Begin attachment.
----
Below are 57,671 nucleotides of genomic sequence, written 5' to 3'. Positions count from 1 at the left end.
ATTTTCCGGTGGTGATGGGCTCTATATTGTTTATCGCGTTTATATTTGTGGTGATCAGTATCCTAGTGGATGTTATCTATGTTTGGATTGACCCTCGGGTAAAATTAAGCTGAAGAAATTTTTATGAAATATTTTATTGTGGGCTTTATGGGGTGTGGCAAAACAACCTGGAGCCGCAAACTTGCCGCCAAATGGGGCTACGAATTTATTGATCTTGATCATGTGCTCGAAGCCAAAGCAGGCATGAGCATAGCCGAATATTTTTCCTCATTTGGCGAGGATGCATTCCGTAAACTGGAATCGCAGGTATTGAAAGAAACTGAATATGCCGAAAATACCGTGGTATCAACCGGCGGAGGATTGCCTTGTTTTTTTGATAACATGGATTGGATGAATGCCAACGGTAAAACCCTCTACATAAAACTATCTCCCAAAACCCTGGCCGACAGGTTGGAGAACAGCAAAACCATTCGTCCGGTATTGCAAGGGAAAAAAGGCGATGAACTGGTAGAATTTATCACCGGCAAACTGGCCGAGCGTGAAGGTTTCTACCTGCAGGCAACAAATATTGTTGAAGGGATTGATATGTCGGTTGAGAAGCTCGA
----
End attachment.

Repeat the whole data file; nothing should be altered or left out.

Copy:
Below are 57,671 nucleotides of genomic sequence, written 5' to 3'. Positions count from 1 at the left end.
ATTTTCCGGTGGTGATGGGCTCTATATTGTTTATCGCGTTTATATTTGTGGTGATCAGTATCCTAGTGGATGTTATCTATGTTTGGATTGACCCTCGGGTAAAATTAAGCTGAAGAAATTTTTATGAAATATTTTATTGTGGGCTTTATGGGGTGTGGCAAAACAACCTGGAGCCGCAAACTTGCCGCCAAATGGGGCTACGAATTTATTGATCTTGATCATGTGCTCGAAGCCAAAGCAGGCATGAGCATAGCCGAATATTTTTCCTCATTTGGCGAGGATGCATTCCGTAAACTGGAATCGCAGGTATTGAAAGAAACTGAATATGCCGAAAATACCGTGGTATCAACCGGCGGAGGATTGCCTTGTTTTTTTGATAACATGGATTGGATGAATGCCAACGGTAAAACCCTCTACATAAAACTATCTCCCAAAACCCTGGCCGACAGGTTGGAGAACAGCAAAACCATTCGTCCGGTATTGCAAGGGAAAAAAGGCGATGAACTGGTAGAATTTATCACCGGCAAACTGGCCGAGCGTGAAGGTTTCTACCTGCAGGCAACAAATATTGTTGAAGGGATTGATATGTCGGTTGAGAAGCTCGA